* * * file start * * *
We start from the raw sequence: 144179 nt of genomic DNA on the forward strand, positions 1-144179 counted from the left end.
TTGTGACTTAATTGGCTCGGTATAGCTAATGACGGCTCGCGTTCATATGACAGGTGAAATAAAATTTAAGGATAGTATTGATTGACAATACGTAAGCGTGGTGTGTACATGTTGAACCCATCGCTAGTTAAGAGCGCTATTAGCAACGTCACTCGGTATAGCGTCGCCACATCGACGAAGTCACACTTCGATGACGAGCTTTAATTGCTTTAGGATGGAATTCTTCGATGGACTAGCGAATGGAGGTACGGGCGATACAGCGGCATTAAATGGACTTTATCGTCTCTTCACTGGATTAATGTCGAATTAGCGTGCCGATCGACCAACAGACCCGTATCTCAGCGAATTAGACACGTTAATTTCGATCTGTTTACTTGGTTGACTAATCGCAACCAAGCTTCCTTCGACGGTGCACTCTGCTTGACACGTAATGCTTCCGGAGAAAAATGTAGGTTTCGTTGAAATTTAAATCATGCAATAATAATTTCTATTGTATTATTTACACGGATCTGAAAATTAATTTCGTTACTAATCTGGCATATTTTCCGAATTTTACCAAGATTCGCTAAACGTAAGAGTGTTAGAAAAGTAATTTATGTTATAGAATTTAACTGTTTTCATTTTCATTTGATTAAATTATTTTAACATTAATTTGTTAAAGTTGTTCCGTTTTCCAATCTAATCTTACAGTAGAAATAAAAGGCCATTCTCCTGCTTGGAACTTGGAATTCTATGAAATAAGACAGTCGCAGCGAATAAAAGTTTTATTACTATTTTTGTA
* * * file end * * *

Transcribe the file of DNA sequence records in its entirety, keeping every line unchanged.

We start from the raw sequence: 144179 nt of genomic DNA on the forward strand, positions 1-144179 counted from the left end.
TTGTGACTTAATTGGCTCGGTATAGCTAATGACGGCTCGCGTTCATATGACAGGTGAAATAAAATTTAAGGATAGTATTGATTGACAATACGTAAGCGTGGTGTGTACATGTTGAACCCATCGCTAGTTAAGAGCGCTATTAGCAACGTCACTCGGTATAGCGTCGCCACATCGACGAAGTCACACTTCGATGACGAGCTTTAATTGCTTTAGGATGGAATTCTTCGATGGACTAGCGAATGGAGGTACGGGCGATACAGCGGCATTAAATGGACTTTATCGTCTCTTCACTGGATTAATGTCGAATTAGCGTGCCGATCGACCAACAGACCCGTATCTCAGCGAATTAGACACGTTAATTTCGATCTGTTTACTTGGTTGACTAATCGCAACCAAGCTTCCTTCGACGGTGCACTCTGCTTGACACGTAATGCTTCCGGAGAAAAATGTAGGTTTCGTTGAAATTTAAATCATGCAATAATAATTTCTATTGTATTATTTACACGGATCTGAAAATTAATTTCGTTACTAATCTGGCATATTTTCCGAATTTTACCAAGATTCGCTAAACGTAAGAGTGTTAGAAAAGTAATTTATGTTATAGAATTTAACTGTTTTCATTTTCATTTGATTAAATTATTTTAACATTAATTTGTTAAAGTTGTTCCGTTTTCCAATCTAATCTTACAGTAGAAATAAAAGGCCATTCTCCTGCTTGGAACTTGGAATTCTATGAAATAAGACAGTCGCAGCGAATAAAAGTTTTATTACTATTTTTGTA